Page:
So there’s a bit of an irony when people occupying the present consider themselves possessing a comprehensive view of things, scriptural experts if you will, or some such thing; that is, only the weight of historical circumstances makes this even possible; that being, it just so happens you and I were born after all of these books were written and finally incorporated into the New Testament around (391 AD) or the Tanakh (depending upon which source you consult finally assembled sometime between the years 200 BC and 200 AD).

In the case of the New Testament, if you happen to be born in the year 200 AD the Trinity is theology (speculative) not scriptural (literally authoritative) but if you’re born in 350 this idea is held as possessing scriptural authority because it is finally written down in scripture. The doctrine of the Trinity is not found in either the so-called Old Testament or the earliest versions of 1 John.  The Comma Johanneum (or the biblical justification for the existence of the Trinity) was eventually added to John’s letter during the Council of Nicea in the 4th century CE. The doctrine was arrived at following the “Arian controversy” where two church fathers (and their respective factions) wrestled with the nature of God’s relationship to Jesus. The Arians had the audacity of not regarding Jesus quite as godlike as was believed warranted and eventually the supporters of Athanasius’ views on Trinity carried the day. That is not to say that the Trinity was invented at Nicea. Far from it. The first time the word appears in writing is in the work of Tertullian (~150 AD) apparently—he is credited by most sources as the one who coined the Latin term “trinitas” to describe the relationship between Father, Son and Holy Spirit; it must pre-date Tertullian in some respect.

I don’t get the impression the notion of Trinity was well-understood before Nicea. Arguably, more Christians of the early Church accepted the idea of “dualism” as the more plausible (there weren’t three persons in one God but a father, adopted son, and a spirit (intent really) shared between the two). Instead, it was Origen (~200 AD) and later Athanasius (~335 AD) who, in no small part was influenced by the writings of the non-Christian thinker Philo of Alexandria (~50 AD), who used a combination of Jewish allegory and Greek philosophy to describe the relationship of “three distinct persons sharing the same substance”.  Philo also introduced the idea of Jesus being the divine Logos (“Word of God”) present at creation as presented in Genesis. So, you need Philo to first establish, through an ad-mixture of Greek rationalism and Jewish thinking, the existence of a Logos (“Word of God”) distinct but not separate from God to get to Tertullian then to Origen and finally to Athanasius. In short, Trinity is “theology” and not “scriptural” for approximately two centuries within the Christian tradition (and it is not genuinely part of the Jewish tradition whatsoever). So if you think Trinity is “scriptural” and contemplating it is consistent with a purely scriptural/non-speculatory approach this is something of a comforting illusion.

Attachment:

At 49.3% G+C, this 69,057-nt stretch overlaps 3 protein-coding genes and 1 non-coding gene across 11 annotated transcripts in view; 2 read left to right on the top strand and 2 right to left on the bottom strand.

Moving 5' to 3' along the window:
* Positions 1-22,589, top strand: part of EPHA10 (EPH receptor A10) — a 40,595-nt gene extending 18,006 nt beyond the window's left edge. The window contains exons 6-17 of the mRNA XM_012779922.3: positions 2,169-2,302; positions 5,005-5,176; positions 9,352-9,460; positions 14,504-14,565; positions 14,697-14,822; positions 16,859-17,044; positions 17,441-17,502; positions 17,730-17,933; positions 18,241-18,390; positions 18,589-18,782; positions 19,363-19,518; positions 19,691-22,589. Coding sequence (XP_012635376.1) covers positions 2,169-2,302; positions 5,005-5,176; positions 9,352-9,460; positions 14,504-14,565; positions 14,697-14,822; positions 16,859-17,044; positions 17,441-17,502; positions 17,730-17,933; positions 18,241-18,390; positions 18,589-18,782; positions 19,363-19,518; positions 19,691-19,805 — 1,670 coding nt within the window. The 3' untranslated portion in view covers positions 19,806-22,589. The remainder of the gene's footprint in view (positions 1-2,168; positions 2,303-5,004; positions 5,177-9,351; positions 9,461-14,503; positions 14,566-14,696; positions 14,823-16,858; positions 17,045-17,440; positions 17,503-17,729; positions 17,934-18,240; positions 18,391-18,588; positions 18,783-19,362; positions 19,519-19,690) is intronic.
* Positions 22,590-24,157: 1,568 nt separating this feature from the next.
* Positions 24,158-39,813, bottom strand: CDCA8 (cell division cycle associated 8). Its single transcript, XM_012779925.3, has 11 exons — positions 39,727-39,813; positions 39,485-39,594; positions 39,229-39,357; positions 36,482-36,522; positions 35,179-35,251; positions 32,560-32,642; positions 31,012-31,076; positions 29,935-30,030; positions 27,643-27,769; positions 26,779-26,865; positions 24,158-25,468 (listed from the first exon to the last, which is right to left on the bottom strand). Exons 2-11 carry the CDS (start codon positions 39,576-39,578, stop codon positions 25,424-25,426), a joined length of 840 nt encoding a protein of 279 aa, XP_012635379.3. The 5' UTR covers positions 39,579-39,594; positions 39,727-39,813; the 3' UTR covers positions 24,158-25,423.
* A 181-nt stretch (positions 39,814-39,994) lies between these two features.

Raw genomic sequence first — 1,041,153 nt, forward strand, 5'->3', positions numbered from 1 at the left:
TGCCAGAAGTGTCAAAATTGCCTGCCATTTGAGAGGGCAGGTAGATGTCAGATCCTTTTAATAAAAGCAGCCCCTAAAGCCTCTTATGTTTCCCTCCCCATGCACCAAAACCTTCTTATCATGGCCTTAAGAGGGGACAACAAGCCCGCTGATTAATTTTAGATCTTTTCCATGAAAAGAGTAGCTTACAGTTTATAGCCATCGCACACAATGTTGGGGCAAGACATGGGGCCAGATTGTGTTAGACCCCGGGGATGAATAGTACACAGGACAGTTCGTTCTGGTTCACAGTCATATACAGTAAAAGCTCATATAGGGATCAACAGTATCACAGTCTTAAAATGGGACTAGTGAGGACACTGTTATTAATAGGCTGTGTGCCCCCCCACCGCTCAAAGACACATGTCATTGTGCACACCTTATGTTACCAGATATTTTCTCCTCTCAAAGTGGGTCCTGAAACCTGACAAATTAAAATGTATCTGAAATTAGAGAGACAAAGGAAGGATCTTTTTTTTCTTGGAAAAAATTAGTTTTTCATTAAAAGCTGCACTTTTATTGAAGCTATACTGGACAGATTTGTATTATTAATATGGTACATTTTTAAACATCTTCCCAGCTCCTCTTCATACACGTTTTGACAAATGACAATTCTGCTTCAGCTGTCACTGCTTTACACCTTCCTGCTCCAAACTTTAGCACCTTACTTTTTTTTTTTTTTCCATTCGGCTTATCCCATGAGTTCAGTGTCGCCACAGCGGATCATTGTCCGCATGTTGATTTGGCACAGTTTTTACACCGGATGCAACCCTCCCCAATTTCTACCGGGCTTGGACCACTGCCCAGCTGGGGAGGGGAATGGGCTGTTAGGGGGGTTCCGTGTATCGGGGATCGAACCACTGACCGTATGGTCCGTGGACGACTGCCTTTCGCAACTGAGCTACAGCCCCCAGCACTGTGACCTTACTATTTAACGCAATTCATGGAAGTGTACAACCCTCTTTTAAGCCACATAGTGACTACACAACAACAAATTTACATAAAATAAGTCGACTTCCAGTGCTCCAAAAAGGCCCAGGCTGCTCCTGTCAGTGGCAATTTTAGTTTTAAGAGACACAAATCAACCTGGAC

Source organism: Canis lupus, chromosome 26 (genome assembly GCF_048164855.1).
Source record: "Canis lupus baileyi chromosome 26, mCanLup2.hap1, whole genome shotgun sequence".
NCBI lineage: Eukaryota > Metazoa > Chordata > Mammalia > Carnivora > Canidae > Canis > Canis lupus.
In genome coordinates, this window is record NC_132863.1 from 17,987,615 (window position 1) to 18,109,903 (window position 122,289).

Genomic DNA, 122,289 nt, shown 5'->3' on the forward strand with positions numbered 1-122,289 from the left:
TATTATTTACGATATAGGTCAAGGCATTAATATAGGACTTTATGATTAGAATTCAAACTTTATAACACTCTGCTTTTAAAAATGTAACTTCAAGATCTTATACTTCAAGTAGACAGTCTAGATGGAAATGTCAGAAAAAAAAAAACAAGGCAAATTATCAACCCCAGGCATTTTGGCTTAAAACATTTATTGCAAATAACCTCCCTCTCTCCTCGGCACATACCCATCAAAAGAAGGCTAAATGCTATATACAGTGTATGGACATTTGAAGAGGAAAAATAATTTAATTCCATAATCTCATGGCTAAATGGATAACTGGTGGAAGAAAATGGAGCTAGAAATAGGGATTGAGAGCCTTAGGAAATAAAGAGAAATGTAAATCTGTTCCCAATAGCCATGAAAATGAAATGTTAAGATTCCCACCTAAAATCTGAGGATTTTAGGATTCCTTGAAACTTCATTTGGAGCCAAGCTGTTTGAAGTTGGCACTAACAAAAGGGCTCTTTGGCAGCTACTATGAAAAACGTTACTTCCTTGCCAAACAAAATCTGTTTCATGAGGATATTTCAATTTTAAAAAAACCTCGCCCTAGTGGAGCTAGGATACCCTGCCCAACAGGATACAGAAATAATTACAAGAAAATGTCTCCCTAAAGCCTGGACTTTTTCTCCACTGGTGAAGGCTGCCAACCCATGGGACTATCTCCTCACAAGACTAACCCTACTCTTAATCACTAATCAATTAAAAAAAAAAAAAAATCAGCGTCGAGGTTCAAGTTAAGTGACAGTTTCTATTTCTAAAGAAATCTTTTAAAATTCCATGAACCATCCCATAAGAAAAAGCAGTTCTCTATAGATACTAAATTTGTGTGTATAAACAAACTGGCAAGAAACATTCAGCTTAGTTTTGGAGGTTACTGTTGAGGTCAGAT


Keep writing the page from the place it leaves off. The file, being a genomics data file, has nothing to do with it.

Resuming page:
I think the early church was actually reluctant to “theologize”.  I’ve got certain gaps in my learning to be sure yet from what I can tell it appears the Church had no choice but to defend itself against obviously false doctrines. These “false doctrines” are not obviously false, in that, you cannot literally ask God questions for clarification or scientifically falsify a doctrine by comparing it to some sort of phenomenon in the objective world. These false doctrines were either “logically” absurd and/or “scripturally” dubious like “matter/flesh is evil” and therefore “Jesus could not have been a physical being”; or Jesus was not truly human and that he only “seemed” to possess a body, suffer and die (according to one heresy I’ve come across Jesus switches bodies with Simon of Cyrene and laughs at all the stupid people as Simon, not Christ, is crucified).  The frightening thing is that there are people who still think like this; that being, they mistake the particular thoughts they have in their heads or their particular world-view as God’s. I would suggest, politely, they are deluded in their sense of certainty.